So you went a little overboard with the pickleball trend. Like millions of other people you caught the pickleball bug. After all, it’s the fastest growing sport in America. But playing six days a week took too much of a toll on your body.
And so now, your joint is puffy, sore and a little bruised. So what should you do to get back on the court in the shortest amount of time? Do you use heat or ice? Do you use ancient, time-tested methods from the Orient to recover? Or, do you use a more modern, therapeutic approach … or a combination of the two?
Ultimately, that decision will be entirely yours. But let’s see what Traditional Chinese Medicine (TCM) theory has to say about sports injury rehab…
Does TCM Use Heat Or Ice For Acute Injuries?
If you consult the Yellow Emperor’s Classic of Internal Medicine, you certainly won’t find any references to pickleball, much less any other sports. Roughly 2,200 years ago, when the magnum opus medical text was written, there weren’t many recreational opportunities to pursue, especially considering the era in which it was written: The Warring States period.
But thanks to the lessons learned from martial arts injuries, TCM has ancient lessons to draw from when it comes to healing superficial, external injuries.
Using ice in TCM theory is akin to freezing the healing process itself.
In Western medicine, we have the latest technology and exercise rehabilitation techniques to help us get back on the pickleball court (or golf course, etc.). Certainly, both Eastern and Western medicine have their place. But the question most people have on their mind as soon as they experience an acute injury is…heat or ice?
In Western medicine, ice is most often used immediately after injury to skeletal muscle or connective tissue. However, in the ancient Eastern traditions, ice is rarely if ever used. Never mind the fact that up until a blink of an eye ago, finding ice cubes or cool packs in the Orient was as common as finding a pot of gold at the end of a rainbow.
Inflammation: Not Necessarily The Enemy in TCM for Sports Injury
But the real reason TCM doesn’t treat acute sports injuries with ice is because inflammation is not considered the evil enemy, such as is the case in Western medicine.
Rather, in TCM theory, inflammation is part of the body’s natural healing process. In fact, inflammation is the first crucial step in the recovery process. Without doubt, as in Western medicine the amount of inflammation is indeed a major factor in TCM. But to completely eradicate inflammation is anathema in TCM acute-injury-recovery theory.
Where TCM aligns with Western medicine is the importance of reducing swelling and pain. So why doesn’t TCM use ice? Well, besides the belief that a little inflammation can go a long way in the healing process, TCM eschews cold because, at least according to theory, the use of ice may actually interfere with the healing process.
You see, using ice for acute injuries can stagnate the flow of blood and Qi as well as other precious bodily fluids (such as sweat and saliva). Essentially, using ice in TCM theory is akin to freezing the healing process itself.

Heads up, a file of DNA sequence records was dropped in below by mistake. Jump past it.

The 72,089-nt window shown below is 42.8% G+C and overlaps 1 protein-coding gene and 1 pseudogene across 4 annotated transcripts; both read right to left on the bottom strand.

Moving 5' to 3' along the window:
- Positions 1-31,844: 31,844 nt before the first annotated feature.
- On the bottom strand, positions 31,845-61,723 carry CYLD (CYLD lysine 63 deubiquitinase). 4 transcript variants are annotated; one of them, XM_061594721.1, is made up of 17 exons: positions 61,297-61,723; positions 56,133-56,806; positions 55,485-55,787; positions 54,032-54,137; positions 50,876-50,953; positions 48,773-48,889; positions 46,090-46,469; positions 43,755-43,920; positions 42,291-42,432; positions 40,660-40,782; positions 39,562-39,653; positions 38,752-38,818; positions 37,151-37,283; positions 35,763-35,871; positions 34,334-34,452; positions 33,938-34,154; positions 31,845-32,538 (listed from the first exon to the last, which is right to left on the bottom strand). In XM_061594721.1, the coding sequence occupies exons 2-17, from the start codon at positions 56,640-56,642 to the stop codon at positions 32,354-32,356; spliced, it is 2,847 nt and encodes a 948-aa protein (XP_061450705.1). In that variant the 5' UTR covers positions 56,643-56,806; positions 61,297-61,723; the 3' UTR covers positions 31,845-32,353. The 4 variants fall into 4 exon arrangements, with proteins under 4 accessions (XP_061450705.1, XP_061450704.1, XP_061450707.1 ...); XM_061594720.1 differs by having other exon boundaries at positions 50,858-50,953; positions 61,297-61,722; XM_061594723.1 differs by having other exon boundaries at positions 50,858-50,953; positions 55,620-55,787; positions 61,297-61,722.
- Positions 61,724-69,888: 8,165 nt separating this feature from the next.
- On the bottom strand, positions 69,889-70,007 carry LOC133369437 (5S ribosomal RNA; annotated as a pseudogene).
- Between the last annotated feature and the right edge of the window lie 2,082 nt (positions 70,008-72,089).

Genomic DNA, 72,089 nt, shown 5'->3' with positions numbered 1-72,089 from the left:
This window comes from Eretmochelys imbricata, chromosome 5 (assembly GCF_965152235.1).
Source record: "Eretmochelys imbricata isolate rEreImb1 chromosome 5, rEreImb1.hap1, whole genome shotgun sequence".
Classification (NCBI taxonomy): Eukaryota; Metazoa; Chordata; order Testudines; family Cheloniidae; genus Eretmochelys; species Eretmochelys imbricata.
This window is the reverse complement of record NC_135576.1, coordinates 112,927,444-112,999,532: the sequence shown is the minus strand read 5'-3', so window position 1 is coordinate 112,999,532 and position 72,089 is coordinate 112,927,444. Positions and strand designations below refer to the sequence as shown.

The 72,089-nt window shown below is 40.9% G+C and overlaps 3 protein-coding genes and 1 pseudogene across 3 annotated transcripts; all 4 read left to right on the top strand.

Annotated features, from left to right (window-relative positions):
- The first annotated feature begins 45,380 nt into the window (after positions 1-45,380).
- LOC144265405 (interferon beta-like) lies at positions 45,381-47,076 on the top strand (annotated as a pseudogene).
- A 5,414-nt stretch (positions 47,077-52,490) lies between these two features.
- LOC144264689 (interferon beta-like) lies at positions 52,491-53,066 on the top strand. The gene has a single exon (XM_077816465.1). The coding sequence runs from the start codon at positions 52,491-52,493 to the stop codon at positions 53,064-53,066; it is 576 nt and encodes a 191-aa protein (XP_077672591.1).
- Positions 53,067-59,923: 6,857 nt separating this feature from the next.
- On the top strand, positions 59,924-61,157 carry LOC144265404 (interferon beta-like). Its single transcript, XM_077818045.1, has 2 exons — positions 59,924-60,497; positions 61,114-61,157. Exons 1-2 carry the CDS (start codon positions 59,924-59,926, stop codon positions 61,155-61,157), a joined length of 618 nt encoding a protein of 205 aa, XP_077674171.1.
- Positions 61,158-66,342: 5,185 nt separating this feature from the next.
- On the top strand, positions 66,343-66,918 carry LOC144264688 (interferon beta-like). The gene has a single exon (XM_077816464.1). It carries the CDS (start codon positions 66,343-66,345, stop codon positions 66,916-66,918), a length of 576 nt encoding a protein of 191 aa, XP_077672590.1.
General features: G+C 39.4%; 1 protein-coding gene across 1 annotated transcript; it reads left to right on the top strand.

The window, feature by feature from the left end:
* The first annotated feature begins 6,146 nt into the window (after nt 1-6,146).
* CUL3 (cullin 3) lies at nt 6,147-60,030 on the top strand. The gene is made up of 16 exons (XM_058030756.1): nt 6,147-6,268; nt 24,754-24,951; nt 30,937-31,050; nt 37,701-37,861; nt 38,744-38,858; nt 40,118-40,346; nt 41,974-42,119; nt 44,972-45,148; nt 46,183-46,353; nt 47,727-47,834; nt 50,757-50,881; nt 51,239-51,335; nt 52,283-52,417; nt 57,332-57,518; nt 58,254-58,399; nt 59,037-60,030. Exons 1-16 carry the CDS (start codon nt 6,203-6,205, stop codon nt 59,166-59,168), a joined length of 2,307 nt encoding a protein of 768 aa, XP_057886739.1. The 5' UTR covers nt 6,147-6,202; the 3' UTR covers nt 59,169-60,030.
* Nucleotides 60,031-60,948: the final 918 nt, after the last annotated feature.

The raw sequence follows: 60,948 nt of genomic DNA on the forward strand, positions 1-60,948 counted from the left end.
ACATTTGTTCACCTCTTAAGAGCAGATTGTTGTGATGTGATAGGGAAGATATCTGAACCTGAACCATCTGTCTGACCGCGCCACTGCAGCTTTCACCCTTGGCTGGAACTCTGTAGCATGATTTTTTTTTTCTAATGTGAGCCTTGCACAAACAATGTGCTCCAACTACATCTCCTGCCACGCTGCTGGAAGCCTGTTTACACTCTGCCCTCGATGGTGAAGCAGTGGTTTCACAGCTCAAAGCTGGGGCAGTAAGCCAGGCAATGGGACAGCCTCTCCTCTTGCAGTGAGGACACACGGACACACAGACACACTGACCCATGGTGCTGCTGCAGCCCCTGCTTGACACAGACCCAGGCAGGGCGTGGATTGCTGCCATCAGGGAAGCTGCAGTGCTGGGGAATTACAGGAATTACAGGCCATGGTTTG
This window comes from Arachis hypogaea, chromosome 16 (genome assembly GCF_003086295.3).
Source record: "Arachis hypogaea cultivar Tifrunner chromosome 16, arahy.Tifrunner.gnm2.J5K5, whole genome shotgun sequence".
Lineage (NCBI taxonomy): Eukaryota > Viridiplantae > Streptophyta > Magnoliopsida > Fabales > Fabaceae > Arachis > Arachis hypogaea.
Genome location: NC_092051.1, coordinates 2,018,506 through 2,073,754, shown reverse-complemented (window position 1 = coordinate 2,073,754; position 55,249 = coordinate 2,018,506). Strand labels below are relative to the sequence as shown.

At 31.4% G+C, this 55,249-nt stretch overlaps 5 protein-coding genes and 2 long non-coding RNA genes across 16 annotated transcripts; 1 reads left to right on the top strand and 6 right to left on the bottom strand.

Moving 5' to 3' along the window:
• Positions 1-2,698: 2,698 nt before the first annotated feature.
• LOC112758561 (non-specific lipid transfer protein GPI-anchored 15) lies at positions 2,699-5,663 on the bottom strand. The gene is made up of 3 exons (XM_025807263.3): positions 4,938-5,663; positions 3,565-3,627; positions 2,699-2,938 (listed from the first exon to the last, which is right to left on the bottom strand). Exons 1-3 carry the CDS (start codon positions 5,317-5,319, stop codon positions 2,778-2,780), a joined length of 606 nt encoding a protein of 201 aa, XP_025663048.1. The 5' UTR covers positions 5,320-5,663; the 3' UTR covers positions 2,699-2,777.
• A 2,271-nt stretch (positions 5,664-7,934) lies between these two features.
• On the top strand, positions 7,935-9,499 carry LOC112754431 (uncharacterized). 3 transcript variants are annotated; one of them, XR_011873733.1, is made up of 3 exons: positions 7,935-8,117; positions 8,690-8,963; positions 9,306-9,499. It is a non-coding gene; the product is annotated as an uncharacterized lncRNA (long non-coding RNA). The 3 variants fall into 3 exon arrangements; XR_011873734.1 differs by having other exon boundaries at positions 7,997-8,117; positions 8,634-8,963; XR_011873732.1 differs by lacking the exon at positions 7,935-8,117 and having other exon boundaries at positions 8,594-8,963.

This is not to say that ice should never be used to reduce pain. After all, there’s a good chance you’ve personally experienced how ice can deaden pain after an acute mishap. However, temporarily deadening pain receptor signals only goes so far in the healing process.
How Does TCM Address Sports Injuries?
If there were no drug stores from which to purchase cold packs during the Warring States period, then how did the ancients recover from battle wounds? Well, they may not have had drug stores but they did have several options to choose from. This includes acupuncture; cupping; the application of herbal poultices to the injury site; internally consuming herbal preparations and perhaps most interesting of all: tofu.
Yes, believe it or not, using soy curds for bruises, strains and sprains was the equivalent of today’s cryotherapy. Why tofu? Well, after you’re done using it, you get to have a snack! Just kidding. The real reason tofu was used (and still is for people who want to keep it old-school) was because of Yin/Yang theory. The inflammation in a battle wound is very Yang, which is associated with heat. Whereas tofu is very Yin, so it is cooling in nature.
As far as acupuncture is concerned, it is best to receive regular treatments. But make sure you have them spaced apart, such as every other day. If you get too many treatments too often, it’s the equivalent of over-training at the gym. On the flip side, just getting one treatment a week will be like working out once a week: better than nothing, but you won’t get great results. And of course, expecting miracles from one treatment is the equivalent of working out once and hoping you’ll look like Arnold Schwarrzeneger in his heyday.
TCM Formula For Sports Injury Recovery
In order to fully recover from an injury, your meridians (energy channels) need to be clear of what TCM considers internal “schmutz.” We’re talking stagnant blood, wind, cold, dampness and phlegm. And one of the most time-tested herbal solutions that may promote blood circulation to remove Blood stasis as well as support the bones and tendons is a TCM formula called Jin Gu Die Da Pian.
ActiveHerb markets this formula as Bruise Mender, part of the Guang Ci Tang line of gold-standard TCM products.